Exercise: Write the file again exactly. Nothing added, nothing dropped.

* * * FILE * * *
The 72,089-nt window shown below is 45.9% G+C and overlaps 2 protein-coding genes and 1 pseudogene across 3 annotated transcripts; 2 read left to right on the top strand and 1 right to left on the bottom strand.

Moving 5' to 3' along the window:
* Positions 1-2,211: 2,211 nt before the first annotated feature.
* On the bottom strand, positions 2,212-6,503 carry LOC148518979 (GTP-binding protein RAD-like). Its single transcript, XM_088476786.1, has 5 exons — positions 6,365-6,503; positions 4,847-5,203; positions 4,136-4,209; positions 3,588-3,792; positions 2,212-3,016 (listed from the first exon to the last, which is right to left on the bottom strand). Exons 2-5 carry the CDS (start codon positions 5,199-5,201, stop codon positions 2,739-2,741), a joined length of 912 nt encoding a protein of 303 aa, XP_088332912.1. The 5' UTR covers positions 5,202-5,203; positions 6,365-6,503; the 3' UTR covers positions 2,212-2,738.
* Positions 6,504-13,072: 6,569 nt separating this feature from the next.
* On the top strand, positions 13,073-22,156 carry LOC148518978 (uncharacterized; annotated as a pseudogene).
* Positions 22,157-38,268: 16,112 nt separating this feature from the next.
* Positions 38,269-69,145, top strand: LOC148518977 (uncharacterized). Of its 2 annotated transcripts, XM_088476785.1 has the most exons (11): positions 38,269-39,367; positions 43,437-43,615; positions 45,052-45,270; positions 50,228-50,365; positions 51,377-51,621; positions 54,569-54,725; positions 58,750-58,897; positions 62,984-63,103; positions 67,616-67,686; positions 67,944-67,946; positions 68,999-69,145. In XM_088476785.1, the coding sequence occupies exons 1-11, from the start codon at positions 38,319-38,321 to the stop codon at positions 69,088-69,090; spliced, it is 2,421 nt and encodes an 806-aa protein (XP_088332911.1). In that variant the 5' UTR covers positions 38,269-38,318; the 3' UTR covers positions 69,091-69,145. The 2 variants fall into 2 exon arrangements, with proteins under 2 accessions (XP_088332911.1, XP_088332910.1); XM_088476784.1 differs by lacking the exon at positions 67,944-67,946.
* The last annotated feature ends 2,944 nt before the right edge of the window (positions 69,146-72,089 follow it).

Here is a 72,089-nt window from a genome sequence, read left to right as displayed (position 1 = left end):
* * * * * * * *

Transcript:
The 72,089-nt window shown below is 45.9% G+C and overlaps 2 protein-coding genes and 1 pseudogene across 3 annotated transcripts; 2 read left to right on the top strand and 1 right to left on the bottom strand.

Moving 5' to 3' along the window:
* Positions 1-2,211: 2,211 nt before the first annotated feature.
* On the bottom strand, positions 2,212-6,503 carry LOC148518979 (GTP-binding protein RAD-like). Its single transcript, XM_088476786.1, has 5 exons — positions 6,365-6,503; positions 4,847-5,203; positions 4,136-4,209; positions 3,588-3,792; positions 2,212-3,016 (listed from the first exon to the last, which is right to left on the bottom strand). Exons 2-5 carry the CDS (start codon positions 5,199-5,201, stop codon positions 2,739-2,741), a joined length of 912 nt encoding a protein of 303 aa, XP_088332912.1. The 5' UTR covers positions 5,202-5,203; positions 6,365-6,503; the 3' UTR covers positions 2,212-2,738.
* Positions 6,504-13,072: 6,569 nt separating this feature from the next.
* On the top strand, positions 13,073-22,156 carry LOC148518978 (uncharacterized; annotated as a pseudogene).
* Positions 22,157-38,268: 16,112 nt separating this feature from the next.
* Positions 38,269-69,145, top strand: LOC148518977 (uncharacterized). Of its 2 annotated transcripts, XM_088476785.1 has the most exons (11): positions 38,269-39,367; positions 43,437-43,615; positions 45,052-45,270; positions 50,228-50,365; positions 51,377-51,621; positions 54,569-54,725; positions 58,750-58,897; positions 62,984-63,103; positions 67,616-67,686; positions 67,944-67,946; positions 68,999-69,145. In XM_088476785.1, the coding sequence occupies exons 1-11, from the start codon at positions 38,319-38,321 to the stop codon at positions 69,088-69,090; spliced, it is 2,421 nt and encodes an 806-aa protein (XP_088332911.1). In that variant the 5' UTR covers positions 38,269-38,318; the 3' UTR covers positions 69,091-69,145. The 2 variants fall into 2 exon arrangements, with proteins under 2 accessions (XP_088332911.1, XP_088332910.1); XM_088476784.1 differs by lacking the exon at positions 67,944-67,946.
* The last annotated feature ends 2,944 nt before the right edge of the window (positions 69,146-72,089 follow it).

Here is a 72,089-nt window from a genome sequence, read left to right as displayed (position 1 = left end):